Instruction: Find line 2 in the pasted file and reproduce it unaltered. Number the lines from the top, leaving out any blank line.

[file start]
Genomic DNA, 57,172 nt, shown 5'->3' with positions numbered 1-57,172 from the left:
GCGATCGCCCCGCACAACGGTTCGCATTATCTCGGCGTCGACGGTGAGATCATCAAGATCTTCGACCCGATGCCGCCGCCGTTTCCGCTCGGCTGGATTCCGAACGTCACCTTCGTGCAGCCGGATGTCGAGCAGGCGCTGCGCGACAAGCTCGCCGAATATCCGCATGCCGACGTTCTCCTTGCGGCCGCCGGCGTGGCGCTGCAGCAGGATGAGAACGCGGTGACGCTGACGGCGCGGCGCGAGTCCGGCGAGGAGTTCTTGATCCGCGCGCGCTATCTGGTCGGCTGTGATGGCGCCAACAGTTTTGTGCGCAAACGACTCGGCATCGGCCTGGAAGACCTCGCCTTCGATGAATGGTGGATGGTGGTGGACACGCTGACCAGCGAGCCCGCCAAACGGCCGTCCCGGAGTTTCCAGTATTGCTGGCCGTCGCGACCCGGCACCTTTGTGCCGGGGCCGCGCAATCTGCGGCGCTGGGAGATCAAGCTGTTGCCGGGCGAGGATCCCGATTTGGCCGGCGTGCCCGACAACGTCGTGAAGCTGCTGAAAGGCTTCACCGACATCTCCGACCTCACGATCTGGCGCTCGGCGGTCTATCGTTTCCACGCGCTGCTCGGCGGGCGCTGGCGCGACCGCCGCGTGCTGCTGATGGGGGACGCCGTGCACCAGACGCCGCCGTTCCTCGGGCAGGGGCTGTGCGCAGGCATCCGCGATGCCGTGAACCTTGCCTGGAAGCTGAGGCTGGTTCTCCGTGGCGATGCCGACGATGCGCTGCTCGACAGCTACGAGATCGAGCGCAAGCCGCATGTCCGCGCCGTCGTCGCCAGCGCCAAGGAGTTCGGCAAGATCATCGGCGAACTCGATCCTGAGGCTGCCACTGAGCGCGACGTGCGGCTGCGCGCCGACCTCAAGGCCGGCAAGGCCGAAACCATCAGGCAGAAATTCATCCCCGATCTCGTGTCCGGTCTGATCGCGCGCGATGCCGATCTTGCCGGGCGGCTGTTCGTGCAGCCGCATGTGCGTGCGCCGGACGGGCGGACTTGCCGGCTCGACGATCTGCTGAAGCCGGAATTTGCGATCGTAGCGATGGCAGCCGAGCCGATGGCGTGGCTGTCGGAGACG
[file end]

GCGATCGCCCCGCACAACGGTTCGCATTATCTCGGCGTCGACGGTGAGATCATCAAGATCTTCGACCCGATGCCGCCGCCGTTTCCGCTCGGCTGGATTCCGAACGTCACCTTCGTGCAGCCGGATGTCGAGCAGGCGCTGCGCGACAAGCTCGCCGAATATCCGCATGCCGACGTTCTCCTTGCGGCCGCCGGCGTGGCGCTGCAGCAGGATGAGAACGCGGTGACGCTGACGGCGCGGCGCGAGTCCGGCGAGGAGTTCTTGATCCGCGCGCGCTATCTGGTCGGCTGTGATGGCGCCAACAGTTTTGTGCGCAAACGACTCGGCATCGGCCTGGAAGACCTCGCCTTCGATGAATGGTGGATGGTGGTGGACACGCTGACCAGCGAGCCCGCCAAACGGCCGTCCCGGAGTTTCCAGTATTGCTGGCCGTCGCGACCCGGCACCTTTGTGCCGGGGCCGCGCAATCTGCGGCGCTGGGAGATCAAGCTGTTGCCGGGCGAGGATCCCGATTTGGCCGGCGTGCCCGACAACGTCGTGAAGCTGCTGAAAGGCTTCACCGACATCTCCGACCTCACGATCTGGCGCTCGGCGGTCTATCGTTTCCACGCGCTGCTCGGCGGGCGCTGGCGCGACCGCCGCGTGCTGCTGATGGGGGACGCCGTGCACCAGACGCCGCCGTTCCTCGGGCAGGGGCTGTGCGCAGGCATCCGCGATGCCGTGAACCTTGCCTGGAAGCTGAGGCTGGTTCTCCGTGGCGATGCCGACGATGCGCTGCTCGACAGCTACGAGATCGAGCGCAAGCCGCATGTCCGCGCCGTCGTCGCCAGCGCCAAGGAGTTCGGCAAGATCATCGGCGAACTCGATCCTGAGGCTGCCACTGAGCGCGACGTGCGGCTGCGCGCCGACCTCAAGGCCGGCAAGGCCGAAACCATCAGGCAGAAATTCATCCCCGATCTCGTGTCCGGTCTGATCGCGCGCGATGCCGATCTTGCCGGGCGGCTGTTCGTGCAGCCGCATGTGCGTGCGCCGGACGGGCGGACTTGCCGGCTCGACGATCTGCTGAAGCCGGAATTTGCGATCGTAGCGATGGCAGCCGAGCCGATGGCGTGGCTGTCGGAGACG